LAWRENCE — It's becoming harder to argue for Turner Gill to continue as Kansas' football coach.
But I'm going to stick to my guns that Gill, whose Jayhawks imploded Saturday against Kansas State in a way you had to see to believe, needs more time.
More time for what, I'm not sure. Because this is bad. Really bad.
Kansas wasn't going to beat the unbeaten Wildcats under any circumstances. But to lose the way KU lost — and adding this collapse to all that have come before — is heavy artillery for the anti-Gill crowd, which believes the former Nebraska quarterback is in over his head in the Big 12.
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To that end, read ahead.
Kansas, which has some offensive firepower, scored a touchdown with 14 seconds left in the first half Saturday to cut K-State's lead to 28-14. OK, it was a two-touchdown deficit, but not a bad way to go into the locker room considering the Jayhawks were showing the ability to move the football.
Now the story takes a turn.
KU did not kick deep and K-State's Laton Dowling returned the ball to the K-State 43, where the Wildcats started with 11 seconds remaining.
There was no taking a knee and going to the locker room with a 14-point lead. Instead, quarterback Collin Klein dropped back to pass. He looked deep. And he found a wide-open Tyler Lockett, who blazed 48 yards to the Kansas 9 before a timeout. With one second left, Anthony Cantele kicked a 26-yard field goal to make it 31-14.
Who gives up a 48-yard pass play on the final offensive play of the first half to a wide-open receiver? KU does.
After supposedly re-grouping at halftime, though, the circus added a fourth ring.
K-State's Lockett — Gill will have nightmares about Lockett — returned the opening kick of the second half 97 yards for a touchdown. It was 38-14 and exits around Memorial Stadium were picking up traffic.
But it gets worse.
KU's Brandon Bourbon returned K-State's kickoff 36 yards to the KU 47. Behind him, though, the Keystone Cops were at work as the Jayhawks committed three penalties: an illegal block in the back, holding and, after the play ended, a personal foul on D.J. Beshears.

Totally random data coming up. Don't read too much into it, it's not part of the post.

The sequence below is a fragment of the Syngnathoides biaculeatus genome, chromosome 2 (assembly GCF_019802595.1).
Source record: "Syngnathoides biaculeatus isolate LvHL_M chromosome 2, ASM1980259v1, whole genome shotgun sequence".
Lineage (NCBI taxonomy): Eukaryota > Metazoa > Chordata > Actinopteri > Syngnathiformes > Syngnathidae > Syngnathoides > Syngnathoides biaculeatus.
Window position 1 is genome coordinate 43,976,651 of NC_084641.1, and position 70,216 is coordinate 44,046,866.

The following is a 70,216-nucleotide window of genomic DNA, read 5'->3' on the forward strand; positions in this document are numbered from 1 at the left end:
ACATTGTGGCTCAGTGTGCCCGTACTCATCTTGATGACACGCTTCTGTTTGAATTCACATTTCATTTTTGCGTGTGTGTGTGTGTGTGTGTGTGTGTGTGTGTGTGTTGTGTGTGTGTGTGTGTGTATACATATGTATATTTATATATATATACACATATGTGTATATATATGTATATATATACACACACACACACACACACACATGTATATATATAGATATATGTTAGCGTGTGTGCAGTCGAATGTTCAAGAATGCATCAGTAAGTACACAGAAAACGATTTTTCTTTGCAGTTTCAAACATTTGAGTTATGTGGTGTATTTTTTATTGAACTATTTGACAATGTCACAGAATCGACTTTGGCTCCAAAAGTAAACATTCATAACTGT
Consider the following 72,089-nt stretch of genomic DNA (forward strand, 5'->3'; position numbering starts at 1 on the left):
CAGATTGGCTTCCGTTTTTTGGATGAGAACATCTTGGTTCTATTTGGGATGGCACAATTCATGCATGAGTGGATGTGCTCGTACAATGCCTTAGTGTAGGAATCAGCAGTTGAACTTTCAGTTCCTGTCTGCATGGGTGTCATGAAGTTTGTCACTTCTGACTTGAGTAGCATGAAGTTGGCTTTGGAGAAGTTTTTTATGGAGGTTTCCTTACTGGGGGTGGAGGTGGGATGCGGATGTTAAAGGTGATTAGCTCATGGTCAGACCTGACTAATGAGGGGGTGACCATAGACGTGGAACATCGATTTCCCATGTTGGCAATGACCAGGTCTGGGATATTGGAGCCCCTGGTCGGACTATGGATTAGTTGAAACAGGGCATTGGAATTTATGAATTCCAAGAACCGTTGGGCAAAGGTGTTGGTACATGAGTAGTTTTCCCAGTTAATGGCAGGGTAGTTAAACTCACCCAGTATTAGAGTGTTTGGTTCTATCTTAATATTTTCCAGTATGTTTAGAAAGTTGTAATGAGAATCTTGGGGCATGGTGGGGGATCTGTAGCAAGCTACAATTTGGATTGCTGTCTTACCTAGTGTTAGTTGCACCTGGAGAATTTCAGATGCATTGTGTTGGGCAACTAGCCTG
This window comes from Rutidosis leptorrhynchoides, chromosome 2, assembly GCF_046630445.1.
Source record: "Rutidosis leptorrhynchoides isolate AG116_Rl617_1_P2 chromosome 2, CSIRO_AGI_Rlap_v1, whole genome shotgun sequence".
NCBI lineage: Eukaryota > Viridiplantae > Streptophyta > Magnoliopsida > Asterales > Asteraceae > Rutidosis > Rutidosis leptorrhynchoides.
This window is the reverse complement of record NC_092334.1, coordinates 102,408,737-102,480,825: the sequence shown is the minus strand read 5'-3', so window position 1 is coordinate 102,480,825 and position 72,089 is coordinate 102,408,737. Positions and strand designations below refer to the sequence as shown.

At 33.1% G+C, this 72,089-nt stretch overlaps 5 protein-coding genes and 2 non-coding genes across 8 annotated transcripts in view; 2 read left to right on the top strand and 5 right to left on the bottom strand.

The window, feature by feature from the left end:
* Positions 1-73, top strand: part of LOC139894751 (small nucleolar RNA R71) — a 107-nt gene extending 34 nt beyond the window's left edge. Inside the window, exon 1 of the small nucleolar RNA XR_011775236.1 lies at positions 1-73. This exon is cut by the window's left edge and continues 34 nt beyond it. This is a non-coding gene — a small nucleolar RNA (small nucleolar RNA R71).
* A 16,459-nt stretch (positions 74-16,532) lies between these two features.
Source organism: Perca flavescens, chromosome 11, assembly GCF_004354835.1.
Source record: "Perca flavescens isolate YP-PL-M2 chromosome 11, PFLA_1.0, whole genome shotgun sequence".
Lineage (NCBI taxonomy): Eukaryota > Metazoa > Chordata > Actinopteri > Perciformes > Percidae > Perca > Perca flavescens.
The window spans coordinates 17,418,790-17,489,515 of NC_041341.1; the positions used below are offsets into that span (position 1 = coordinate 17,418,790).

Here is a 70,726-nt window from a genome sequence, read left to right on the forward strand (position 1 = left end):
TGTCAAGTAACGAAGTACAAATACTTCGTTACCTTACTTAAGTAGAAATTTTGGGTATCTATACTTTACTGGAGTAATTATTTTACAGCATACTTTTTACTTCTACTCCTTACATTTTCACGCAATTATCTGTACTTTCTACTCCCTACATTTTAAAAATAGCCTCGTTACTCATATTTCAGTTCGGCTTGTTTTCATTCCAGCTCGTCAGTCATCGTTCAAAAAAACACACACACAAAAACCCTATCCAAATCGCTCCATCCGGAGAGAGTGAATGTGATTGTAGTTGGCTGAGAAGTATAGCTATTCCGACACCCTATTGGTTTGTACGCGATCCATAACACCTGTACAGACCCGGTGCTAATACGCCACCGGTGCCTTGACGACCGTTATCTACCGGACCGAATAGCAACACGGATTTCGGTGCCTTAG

Instead of getting the ball at its 47, KU got the ball at its 8. Cue the carnival music because Jayhawk running back Tony Pierson immediately fumbled. It was recovered by K-State lineman Vai Lutui and two plays later Klein scored from a yard.
It was 45-14.
Kansas' next possession resulted in another fumble, this one by quarterback Jordan Webb. It was recovered by the Wildcats' Jarrell Childs and it took six plays for Klein and that man Lockett to hook up for a 19-yard touchdown, making it 52-14.
In a span of 4:38, K-State expanded its lead from 28-14 to 52-14, mostly because of an array of miscues by a Kansas team that looks less and less likely to give its beleaguered fans reason for optimism.
When Gill told reporters after the game that his goal was "to continue to improve," he was asked if the Jayhawks are improving.
"I think today maybe we took a little step back as far as improving,'' Gill said. "I think there are some things there. A lot of things that are coming to the surface is our inexperience. There's a little bit of a temporary setback. It's one football game and you get ready to go for the next one.''
First of all, Saturday was not a little setback. And there is no evidence to indicate it was temporary.
There have been too many embarrassing moments for the Jayhawks and while inexperience is a legitimate factor, it's well within bounds to question how this team is being coached.
The kinds of mistakes that happened Saturday — including a terrible facemask penalty on defensive end Malcolm Walker that allowed what would have been a three-and-out for the K-State offense to keep alive a drive that resulted in a second-quarter touchdown — can't be explained away just on inexperience.
The thousands of KU fans who left after the third-quarter meltdown aren't lamenting KU's inexperience.
They're disgusted that the Jayhawks aren't playing better and have been on the bad side of mismatches in 11 of the 12 Big 12 games they have played under Gill.
In those 11 losses — KU did beat then-conference foe Colorado 52-45 last season thanks to a wild comeback — the Jayhawks have been outscored 511-157. Or 46.5 points per game to 14.3.
No doubt, Kansas' offense is better this season. But the defense is worse. Much worse. Atrociously worse, having given up 42, 66, 45, 70, 47 and 59 in the past six games.
It's commendable, I suppose, for Gill to keep a stiff upper lip through these difficult times. If he is worried about his job security or the direction of the team he coaches, he doesn't show it.
His fan base — what's left of it — does. Things continue to crumble around him, but Gill trudges on.